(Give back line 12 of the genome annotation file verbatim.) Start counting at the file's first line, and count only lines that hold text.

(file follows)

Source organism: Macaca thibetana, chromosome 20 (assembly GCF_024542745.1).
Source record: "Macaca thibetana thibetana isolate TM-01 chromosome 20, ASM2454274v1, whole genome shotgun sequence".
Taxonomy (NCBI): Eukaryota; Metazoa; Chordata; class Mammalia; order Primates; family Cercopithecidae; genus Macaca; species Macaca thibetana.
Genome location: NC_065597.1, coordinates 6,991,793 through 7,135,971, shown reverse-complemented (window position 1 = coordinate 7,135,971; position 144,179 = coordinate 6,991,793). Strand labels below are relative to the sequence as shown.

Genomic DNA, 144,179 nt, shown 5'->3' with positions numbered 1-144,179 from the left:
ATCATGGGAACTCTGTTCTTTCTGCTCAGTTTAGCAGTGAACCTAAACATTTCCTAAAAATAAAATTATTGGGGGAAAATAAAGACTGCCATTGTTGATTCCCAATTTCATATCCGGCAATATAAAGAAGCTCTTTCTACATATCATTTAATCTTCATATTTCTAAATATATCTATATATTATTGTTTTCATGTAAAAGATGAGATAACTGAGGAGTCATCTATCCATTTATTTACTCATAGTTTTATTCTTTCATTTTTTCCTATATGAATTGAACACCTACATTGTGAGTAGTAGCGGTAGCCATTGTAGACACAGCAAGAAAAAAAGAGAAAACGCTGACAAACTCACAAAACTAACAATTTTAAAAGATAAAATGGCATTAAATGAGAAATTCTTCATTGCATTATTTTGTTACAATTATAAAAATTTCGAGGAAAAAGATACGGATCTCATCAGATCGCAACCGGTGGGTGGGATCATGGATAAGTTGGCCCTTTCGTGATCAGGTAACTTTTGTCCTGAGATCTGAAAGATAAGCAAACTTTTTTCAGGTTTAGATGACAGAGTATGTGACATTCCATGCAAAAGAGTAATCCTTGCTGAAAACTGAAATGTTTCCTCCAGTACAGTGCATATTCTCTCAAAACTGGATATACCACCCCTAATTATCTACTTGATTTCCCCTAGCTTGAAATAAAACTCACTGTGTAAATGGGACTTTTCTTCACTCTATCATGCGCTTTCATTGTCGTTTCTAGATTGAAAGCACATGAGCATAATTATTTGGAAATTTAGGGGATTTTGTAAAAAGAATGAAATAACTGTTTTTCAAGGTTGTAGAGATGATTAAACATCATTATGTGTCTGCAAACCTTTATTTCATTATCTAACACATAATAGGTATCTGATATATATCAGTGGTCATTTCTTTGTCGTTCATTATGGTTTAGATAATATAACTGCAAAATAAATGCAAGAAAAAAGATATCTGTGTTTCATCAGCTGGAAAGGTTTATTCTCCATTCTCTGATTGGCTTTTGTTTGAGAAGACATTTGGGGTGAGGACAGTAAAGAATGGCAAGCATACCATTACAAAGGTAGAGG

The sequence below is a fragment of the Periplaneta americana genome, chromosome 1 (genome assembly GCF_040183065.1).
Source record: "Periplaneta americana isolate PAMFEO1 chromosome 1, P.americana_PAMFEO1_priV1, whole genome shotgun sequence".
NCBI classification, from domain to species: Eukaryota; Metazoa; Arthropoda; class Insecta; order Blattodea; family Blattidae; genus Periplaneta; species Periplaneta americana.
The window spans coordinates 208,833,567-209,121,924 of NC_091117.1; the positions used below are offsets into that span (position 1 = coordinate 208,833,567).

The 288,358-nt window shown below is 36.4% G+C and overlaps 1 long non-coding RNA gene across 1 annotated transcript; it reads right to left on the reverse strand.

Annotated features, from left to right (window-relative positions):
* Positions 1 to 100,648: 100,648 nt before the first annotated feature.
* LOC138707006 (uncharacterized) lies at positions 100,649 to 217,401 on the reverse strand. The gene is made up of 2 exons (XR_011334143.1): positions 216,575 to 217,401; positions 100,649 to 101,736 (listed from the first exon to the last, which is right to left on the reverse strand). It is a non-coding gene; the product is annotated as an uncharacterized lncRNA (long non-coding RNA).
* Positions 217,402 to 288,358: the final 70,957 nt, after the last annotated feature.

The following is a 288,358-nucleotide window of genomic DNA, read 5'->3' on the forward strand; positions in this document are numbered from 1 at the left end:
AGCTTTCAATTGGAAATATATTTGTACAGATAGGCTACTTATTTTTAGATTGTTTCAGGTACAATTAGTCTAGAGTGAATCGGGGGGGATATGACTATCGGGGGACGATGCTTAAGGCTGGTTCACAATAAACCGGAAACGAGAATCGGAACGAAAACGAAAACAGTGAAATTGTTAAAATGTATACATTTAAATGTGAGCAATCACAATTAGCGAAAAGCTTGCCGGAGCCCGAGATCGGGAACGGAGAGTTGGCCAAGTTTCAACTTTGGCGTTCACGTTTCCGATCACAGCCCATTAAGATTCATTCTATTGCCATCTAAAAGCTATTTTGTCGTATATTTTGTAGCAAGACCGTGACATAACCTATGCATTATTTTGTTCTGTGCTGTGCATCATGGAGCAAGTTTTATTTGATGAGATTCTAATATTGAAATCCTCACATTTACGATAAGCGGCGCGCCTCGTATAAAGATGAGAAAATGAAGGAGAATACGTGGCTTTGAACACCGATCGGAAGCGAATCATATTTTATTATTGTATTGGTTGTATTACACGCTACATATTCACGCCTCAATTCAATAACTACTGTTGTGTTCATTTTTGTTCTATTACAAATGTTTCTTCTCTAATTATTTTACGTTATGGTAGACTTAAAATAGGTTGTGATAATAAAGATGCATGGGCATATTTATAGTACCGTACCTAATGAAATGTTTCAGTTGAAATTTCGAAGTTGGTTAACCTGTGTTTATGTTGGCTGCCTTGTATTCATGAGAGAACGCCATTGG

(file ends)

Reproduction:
Annotated features, from left to right (window-relative positions):